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It would be a tragedy, or worse, a mistake if the only antidote to President Trump’s Middle East policy is a retreat to the magical thinking which has animated so much of America’s moment in the Middle East since the end of the Cold War.
Ostensibly undertaken to rid the capital of militias, the campaign by Haftar’s self-styled Libyan National Army was in fact a baldfaced grab for power and wealth.
The representation of religion in mainstream media often leaves a great deal to be desired. When it comes to Islam, it is often abysmal.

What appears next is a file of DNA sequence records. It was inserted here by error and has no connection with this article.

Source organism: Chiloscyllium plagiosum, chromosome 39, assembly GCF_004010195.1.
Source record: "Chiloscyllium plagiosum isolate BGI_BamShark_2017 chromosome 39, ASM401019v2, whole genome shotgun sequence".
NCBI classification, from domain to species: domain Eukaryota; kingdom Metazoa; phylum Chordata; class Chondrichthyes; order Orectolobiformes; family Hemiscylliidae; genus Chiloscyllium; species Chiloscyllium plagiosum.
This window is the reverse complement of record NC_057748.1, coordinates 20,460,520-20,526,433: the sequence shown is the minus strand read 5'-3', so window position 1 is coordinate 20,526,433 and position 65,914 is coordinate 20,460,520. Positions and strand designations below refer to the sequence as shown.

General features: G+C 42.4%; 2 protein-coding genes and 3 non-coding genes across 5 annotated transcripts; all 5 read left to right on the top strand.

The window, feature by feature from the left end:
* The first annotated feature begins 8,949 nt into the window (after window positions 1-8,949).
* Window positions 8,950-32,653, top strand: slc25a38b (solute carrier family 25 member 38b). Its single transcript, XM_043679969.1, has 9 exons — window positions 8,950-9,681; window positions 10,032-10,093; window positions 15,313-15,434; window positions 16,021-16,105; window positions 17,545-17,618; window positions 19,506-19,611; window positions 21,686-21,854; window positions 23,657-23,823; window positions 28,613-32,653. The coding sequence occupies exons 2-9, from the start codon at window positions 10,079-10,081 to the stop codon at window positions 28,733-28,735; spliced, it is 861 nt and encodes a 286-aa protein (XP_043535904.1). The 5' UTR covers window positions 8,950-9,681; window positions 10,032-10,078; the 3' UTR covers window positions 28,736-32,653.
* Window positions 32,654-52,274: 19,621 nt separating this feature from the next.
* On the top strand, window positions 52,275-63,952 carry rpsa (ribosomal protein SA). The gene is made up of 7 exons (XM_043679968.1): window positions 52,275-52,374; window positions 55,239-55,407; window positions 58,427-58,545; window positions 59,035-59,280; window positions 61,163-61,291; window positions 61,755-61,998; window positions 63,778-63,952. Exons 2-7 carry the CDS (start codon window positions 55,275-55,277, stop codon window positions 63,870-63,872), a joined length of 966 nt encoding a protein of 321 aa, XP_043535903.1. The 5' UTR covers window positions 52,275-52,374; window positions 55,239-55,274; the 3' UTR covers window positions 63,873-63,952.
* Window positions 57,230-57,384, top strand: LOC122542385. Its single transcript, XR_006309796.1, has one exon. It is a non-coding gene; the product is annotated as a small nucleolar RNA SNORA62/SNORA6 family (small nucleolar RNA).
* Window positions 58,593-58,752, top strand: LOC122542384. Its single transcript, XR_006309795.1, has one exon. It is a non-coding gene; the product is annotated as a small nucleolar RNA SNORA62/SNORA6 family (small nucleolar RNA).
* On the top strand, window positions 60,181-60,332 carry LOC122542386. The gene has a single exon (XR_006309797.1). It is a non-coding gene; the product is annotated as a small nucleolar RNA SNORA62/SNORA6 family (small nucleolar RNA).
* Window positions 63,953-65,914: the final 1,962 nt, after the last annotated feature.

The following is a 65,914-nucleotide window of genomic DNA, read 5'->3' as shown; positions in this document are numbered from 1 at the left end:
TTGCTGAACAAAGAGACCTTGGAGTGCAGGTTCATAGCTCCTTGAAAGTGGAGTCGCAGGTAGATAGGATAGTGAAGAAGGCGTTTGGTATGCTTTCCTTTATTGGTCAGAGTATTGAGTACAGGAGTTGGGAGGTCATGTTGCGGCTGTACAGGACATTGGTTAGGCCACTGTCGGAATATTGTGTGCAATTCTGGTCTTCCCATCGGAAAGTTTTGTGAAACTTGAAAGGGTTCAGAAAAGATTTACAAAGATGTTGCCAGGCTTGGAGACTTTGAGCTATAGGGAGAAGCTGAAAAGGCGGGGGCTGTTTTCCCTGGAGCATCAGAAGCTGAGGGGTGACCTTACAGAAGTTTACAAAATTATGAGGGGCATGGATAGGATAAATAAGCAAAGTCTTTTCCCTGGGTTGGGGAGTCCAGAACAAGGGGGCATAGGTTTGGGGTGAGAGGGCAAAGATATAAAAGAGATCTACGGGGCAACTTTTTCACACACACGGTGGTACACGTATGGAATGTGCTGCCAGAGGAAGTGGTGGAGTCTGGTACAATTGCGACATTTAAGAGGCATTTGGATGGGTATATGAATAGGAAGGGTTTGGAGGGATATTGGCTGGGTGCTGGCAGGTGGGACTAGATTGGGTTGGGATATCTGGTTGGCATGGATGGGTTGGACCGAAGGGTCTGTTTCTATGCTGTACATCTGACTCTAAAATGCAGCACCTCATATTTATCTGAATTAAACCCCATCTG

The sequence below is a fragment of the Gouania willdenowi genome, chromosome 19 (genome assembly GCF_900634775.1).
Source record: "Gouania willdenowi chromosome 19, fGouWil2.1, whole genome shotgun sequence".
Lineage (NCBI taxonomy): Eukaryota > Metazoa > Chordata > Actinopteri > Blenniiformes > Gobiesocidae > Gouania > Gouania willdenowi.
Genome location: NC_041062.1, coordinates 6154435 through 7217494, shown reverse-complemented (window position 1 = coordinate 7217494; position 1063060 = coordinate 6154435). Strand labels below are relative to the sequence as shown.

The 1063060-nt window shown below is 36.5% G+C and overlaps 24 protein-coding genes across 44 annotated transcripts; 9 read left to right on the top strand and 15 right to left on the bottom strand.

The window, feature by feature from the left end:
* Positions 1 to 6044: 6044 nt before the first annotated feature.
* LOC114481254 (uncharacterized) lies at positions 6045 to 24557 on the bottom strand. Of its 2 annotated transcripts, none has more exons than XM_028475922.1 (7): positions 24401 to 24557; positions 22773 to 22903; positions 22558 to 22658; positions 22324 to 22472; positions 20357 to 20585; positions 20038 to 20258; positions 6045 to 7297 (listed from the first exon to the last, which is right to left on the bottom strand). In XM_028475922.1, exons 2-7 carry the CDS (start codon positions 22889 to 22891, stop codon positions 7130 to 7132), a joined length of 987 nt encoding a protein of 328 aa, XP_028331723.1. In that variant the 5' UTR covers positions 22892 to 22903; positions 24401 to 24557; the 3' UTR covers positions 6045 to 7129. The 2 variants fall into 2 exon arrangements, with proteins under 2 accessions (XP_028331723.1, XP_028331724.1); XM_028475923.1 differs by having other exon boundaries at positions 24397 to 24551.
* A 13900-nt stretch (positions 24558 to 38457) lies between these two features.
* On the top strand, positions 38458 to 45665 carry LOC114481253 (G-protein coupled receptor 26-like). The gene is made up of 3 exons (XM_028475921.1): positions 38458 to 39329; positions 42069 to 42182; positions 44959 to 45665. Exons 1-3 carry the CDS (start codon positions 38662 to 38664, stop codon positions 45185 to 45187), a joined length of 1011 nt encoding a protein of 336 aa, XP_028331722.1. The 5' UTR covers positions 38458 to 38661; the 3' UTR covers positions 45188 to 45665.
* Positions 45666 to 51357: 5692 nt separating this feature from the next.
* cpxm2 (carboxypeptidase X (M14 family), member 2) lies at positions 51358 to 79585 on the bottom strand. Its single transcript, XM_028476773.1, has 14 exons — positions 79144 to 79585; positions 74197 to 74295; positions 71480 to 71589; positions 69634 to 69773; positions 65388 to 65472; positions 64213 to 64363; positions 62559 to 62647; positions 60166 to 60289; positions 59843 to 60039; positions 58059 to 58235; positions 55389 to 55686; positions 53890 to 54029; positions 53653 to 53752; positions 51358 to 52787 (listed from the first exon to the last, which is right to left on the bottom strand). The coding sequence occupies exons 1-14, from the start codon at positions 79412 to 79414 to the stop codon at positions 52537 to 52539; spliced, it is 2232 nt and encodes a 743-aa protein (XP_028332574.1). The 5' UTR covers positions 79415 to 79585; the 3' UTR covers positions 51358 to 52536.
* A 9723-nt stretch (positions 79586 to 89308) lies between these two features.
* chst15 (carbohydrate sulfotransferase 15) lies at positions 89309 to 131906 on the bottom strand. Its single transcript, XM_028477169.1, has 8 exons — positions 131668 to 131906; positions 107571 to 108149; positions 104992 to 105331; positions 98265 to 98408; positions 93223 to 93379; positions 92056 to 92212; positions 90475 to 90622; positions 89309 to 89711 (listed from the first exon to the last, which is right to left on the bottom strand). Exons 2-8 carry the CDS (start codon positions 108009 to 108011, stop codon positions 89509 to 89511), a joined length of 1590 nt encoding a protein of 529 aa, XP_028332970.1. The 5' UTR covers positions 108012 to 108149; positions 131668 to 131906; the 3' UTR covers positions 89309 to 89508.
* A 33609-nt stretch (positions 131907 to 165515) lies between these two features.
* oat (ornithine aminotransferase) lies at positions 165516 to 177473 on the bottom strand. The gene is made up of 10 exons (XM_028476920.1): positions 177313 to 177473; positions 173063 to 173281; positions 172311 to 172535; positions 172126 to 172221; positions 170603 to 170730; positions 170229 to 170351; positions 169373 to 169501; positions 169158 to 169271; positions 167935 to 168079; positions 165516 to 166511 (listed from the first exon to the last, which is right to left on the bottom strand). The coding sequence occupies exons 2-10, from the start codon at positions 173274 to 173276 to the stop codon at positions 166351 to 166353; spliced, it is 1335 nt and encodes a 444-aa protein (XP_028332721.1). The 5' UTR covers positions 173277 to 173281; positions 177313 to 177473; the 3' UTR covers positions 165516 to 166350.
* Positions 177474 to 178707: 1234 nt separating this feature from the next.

The fact that the NATO summit shared half a split screen with the Congressional impeachment inquiry hearings only tethered the NATO event more closely to President Trump’s personal needs and politics and ensured it would be all about him.
Paradoxically, Netanyahu’s replacement by a less contentious and more reasonable prime minister may well ensure that the Israeli-Palestinian peace process remains more about managing a process than securing a peace.